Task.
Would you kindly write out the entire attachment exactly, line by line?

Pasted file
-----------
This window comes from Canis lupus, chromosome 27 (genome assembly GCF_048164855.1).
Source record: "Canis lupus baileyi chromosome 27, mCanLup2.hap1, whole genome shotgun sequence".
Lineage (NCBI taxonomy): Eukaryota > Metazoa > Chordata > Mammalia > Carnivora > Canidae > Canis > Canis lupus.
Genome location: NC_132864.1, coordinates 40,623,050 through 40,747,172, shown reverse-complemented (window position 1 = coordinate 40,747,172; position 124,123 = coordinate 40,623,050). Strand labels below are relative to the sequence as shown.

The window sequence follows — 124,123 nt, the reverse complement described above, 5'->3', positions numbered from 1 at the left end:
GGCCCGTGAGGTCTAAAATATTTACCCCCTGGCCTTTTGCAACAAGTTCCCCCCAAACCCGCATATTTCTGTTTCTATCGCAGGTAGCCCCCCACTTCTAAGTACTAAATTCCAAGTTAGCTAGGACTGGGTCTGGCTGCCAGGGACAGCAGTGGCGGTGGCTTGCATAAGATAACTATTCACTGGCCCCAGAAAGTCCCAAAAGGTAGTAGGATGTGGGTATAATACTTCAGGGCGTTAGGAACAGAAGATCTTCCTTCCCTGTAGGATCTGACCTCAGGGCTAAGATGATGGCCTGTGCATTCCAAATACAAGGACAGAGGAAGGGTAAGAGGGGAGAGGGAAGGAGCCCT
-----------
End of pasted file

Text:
This window comes from Canis lupus, chromosome 27 (genome assembly GCF_048164855.1).
Source record: "Canis lupus baileyi chromosome 27, mCanLup2.hap1, whole genome shotgun sequence".
Lineage (NCBI taxonomy): Eukaryota > Metazoa > Chordata > Mammalia > Carnivora > Canidae > Canis > Canis lupus.
Genome location: NC_132864.1, coordinates 40,623,050 through 40,747,172, shown reverse-complemented (window position 1 = coordinate 40,747,172; position 124,123 = coordinate 40,623,050). Strand labels below are relative to the sequence as shown.

The window sequence follows — 124,123 nt, the reverse complement described above, 5'->3', positions numbered from 1 at the left end:
GGCCCGTGAGGTCTAAAATATTTACCCCCTGGCCTTTTGCAACAAGTTCCCCCCAAACCCGCATATTTCTGTTTCTATCGCAGGTAGCCCCCCACTTCTAAGTACTAAATTCCAAGTTAGCTAGGACTGGGTCTGGCTGCCAGGGACAGCAGTGGCGGTGGCTTGCATAAGATAACTATTCACTGGCCCCAGAAAGTCCCAAAAGGTAGTAGGATGTGGGTATAATACTTCAGGGCGTTAGGAACAGAAGATCTTCCTTCCCTGTAGGATCTGACCTCAGGGCTAAGATGATGGCCTGTGCATTCCAAATACAAGGACAGAGGAAGGGTAAGAGGGGAGAGGGAAGGAGCCCT